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On the Allotment - caterpillars, potatoes & making chutney!

I have been on caterpillar patrol at my allotments for weeks now and must have cut hundreds in half with my scissors. Gruesome thoughts I know, but last year they reduced my Purple Sprouting Broccoli to lace before the plants had even started growing! The bold black and yellow larvae of the Large White Butterfly are easy to spot, but the green ones, which are the larvae of the Small White Butterflies, are well camouflaged against the leaves!  I try to spray my vegetables as little as possible and physical removal is one of the best ways to deal with these voracious eaters! What with the local pigeons and the few caterpillars that escaped my scissors for a while, some of my sprout plants look a little tattered and one or two of the broccoli as well. But with a good feed of pelleted chicken manure and hoeing to keep the weeds at bay, they are strong enough to stand the winter now.

As well as my brassicas, including some plants of Cavolo nero or black Kale, that the caterpillars were not so keen on, I have two rows of parsnips and lots of leeks. All these vegetables are perfectly hardy and will stay in the ground through the winter so that they can be lifted as we need them. Ideal if we get cut off in our village again by snow!  At least we can always make some soup and homemade bread to warm us up!

Sarpo Mira PotatoesMy potatoes for store have all been lifted now and are in boxes in the garage.  ‘Sarpo Mira’ was my choice of main crop potato. These are a red skinned, blight resistant variety. I cut the top growth off at the end of August to prevent the tubers from getting starchy and lifted them during September on a dry sunny day so as not to take too much earth with them! Blight resistant they may be but the slugs were onto them and a few had been hollowed out to shells. Mrs McGregor spent quite a bit of time sorting through them to use any damaged ones first, only storing the perfect specimens which should last us until after Christmas. By not washing them and storing them in the dark, potatoes will keep well until next spring when they begin to shoot again.

The strong winds that we have had recently have almost finished off the runner beans and they are starting to go stringy. However, there are still enough to make a few jars of spiced runner bean pickle, which was a winner last year. The last of the courgettes are coming in as well but they have been disappointing this year –I don’t really know why. Mrs McGregor loves to make courgette and walnut chutney for Christmas presents but we have only managed two small batches this year.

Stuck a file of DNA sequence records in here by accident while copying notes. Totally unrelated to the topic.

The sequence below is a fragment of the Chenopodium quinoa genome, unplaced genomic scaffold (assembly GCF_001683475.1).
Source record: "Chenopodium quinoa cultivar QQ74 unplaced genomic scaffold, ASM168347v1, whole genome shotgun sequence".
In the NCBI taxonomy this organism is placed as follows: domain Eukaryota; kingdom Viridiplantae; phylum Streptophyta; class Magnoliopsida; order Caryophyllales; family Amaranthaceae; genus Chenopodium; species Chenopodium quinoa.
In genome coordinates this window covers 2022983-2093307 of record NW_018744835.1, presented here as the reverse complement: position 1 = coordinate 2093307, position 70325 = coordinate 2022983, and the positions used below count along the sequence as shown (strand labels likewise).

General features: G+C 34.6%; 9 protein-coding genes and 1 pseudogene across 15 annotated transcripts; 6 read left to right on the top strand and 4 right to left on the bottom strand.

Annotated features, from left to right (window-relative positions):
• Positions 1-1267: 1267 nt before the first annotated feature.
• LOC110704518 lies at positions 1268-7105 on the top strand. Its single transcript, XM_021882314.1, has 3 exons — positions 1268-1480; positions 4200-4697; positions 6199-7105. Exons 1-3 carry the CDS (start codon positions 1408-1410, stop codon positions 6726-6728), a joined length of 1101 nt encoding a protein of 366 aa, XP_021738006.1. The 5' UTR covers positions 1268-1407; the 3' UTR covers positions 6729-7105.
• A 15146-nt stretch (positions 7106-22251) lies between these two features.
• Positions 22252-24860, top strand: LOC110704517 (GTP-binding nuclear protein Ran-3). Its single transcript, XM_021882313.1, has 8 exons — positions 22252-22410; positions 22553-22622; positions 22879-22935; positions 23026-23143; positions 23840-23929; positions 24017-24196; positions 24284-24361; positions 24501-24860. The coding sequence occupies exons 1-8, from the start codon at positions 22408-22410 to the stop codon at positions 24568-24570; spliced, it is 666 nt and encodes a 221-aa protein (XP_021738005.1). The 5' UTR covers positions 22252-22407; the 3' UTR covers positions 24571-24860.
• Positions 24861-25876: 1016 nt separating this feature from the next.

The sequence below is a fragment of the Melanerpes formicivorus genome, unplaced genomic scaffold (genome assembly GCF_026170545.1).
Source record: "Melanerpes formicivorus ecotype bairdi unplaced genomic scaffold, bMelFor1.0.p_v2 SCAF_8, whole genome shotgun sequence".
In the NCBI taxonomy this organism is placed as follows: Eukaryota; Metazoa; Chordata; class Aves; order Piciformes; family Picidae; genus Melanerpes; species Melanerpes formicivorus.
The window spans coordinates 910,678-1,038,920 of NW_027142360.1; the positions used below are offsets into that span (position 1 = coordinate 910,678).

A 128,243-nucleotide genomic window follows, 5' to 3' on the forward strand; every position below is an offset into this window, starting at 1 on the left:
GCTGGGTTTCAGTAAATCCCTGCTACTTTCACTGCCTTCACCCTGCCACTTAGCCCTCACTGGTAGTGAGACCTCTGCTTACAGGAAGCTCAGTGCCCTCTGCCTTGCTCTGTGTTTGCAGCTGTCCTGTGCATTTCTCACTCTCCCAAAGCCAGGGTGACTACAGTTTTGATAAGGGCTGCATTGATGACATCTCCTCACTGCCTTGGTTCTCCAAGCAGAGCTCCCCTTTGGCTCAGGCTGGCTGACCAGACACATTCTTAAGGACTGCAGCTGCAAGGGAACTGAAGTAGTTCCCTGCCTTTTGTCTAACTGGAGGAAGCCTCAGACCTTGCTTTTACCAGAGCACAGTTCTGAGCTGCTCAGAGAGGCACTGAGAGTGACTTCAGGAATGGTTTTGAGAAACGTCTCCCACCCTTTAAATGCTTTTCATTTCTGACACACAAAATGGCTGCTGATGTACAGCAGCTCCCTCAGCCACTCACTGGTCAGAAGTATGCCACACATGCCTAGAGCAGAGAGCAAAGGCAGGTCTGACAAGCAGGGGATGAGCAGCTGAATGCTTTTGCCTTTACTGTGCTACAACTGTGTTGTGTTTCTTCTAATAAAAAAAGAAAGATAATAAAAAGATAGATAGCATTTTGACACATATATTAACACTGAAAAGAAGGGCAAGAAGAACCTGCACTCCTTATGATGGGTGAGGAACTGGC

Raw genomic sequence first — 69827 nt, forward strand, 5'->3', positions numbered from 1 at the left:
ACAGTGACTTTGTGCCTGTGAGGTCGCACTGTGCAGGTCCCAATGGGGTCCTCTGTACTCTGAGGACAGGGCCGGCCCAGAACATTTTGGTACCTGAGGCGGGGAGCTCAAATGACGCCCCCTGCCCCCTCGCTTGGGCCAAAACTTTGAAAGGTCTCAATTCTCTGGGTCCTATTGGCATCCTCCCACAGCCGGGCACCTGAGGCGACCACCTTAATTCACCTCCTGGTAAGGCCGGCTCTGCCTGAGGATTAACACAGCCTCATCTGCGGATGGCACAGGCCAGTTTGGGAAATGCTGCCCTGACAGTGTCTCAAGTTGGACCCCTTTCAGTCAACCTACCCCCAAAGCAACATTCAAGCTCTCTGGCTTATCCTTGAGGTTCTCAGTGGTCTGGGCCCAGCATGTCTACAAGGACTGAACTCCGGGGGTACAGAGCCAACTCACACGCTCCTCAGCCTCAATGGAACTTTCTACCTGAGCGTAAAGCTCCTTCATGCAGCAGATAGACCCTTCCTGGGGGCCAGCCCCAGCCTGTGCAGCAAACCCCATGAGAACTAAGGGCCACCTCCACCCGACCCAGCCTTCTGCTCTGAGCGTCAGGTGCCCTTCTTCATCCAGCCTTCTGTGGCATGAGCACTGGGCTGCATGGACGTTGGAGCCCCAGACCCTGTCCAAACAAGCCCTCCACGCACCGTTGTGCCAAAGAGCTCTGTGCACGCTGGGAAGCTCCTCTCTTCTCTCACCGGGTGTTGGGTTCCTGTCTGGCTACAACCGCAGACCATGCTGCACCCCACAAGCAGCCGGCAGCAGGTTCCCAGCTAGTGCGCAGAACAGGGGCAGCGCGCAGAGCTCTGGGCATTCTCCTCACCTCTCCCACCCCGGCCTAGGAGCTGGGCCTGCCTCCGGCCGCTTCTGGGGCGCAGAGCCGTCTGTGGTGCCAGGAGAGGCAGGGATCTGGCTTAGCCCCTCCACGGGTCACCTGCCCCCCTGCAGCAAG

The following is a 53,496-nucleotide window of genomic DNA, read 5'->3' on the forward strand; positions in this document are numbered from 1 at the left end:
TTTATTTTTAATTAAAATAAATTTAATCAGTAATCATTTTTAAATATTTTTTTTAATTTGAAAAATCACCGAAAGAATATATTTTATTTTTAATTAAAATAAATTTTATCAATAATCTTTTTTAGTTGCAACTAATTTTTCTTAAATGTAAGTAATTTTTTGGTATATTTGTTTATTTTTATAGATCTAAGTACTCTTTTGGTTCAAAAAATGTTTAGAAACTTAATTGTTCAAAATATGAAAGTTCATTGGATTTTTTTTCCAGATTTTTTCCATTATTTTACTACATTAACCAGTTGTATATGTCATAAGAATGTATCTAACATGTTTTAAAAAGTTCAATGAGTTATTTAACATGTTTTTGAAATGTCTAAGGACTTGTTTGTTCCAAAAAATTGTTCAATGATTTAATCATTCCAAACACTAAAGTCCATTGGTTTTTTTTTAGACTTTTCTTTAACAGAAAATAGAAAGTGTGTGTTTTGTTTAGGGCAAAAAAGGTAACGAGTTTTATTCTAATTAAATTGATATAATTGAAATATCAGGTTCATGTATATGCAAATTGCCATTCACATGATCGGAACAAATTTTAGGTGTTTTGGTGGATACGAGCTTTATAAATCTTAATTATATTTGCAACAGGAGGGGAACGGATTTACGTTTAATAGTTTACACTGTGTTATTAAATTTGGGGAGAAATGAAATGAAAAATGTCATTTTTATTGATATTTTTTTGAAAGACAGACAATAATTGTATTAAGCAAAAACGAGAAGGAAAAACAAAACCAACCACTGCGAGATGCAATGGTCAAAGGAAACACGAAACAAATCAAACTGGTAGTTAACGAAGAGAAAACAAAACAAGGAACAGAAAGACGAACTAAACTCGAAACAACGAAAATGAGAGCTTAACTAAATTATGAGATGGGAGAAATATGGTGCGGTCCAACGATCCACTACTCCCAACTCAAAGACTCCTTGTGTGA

Now it is a battle with the weather to hoe off the weeds on vacant areas and around the winter crops as well as starting winter digging when time and soil conditions allow.


Beetroot in Jelly

Big bunch of medium sized beetroot

1 Raspberry jelly

1pt vinegar

1 teaspoon sugar

Gently wash the beetroot and twist off the tops. Boil in water until tender and allow to cool. Slip off the skins and cut the beets into small dice. Melt the jelly in the vinegar over a low heat and add the sugar. Stir until everything has dissolved. Pack the diced beetroot into sterilized jars and pour in enough jelly mixture to cover. Set in fridge. Once set, label and store in a cupboard for use through winter.

This recipe has been passed down from my grandmother.

Courgette and Walnut Chutney

1 ½ lb courgettes, sliced

1 ½ tablespoons salt

8oz ripe tomatoes, skinned and chopped

4oz onions, chopped

3oz sultanas

1 tablespoon coarsely grated orange rind (or lemon)

1lb sugar (Demerara is good!)

12 fl oz spiced vinegar

1 teaspoon ground cinnamon

3oz walnuts, chopped

Put the courgettes in a colander and sprinkle with the salt. Leave for 2 hours then rinse and dry. Put in a pan with the remaining ingredients except the walnuts and heat gently, stirring until the sugar has dissolved. Simmer until thickened and then stir in the walnuts. Pour into hot sterilized jars and seal.

Makes about 3lb.

Adapted from the book preserves and pickles by Heather Lambert.

Mr McGregor


Barbecue Recipes

bbq recipesTo help your summer sparkle we have brought together some brilliant BBQ recipes from across the world. Ditch the dull supermarket bought sausages and burgers and instead throw some locally sourced fresh fish, home-grown vegetables and even fruit onto the grill. With these fantastic recipes you can be outside and enjoying the sunshine quicker than you can say ‘barbecue’.

BBQ Fish recipes

Why not find out how flavoursome fish can be when you put it on the barbie with these recipes? They’re simple, but will always make an impact when served onto the table.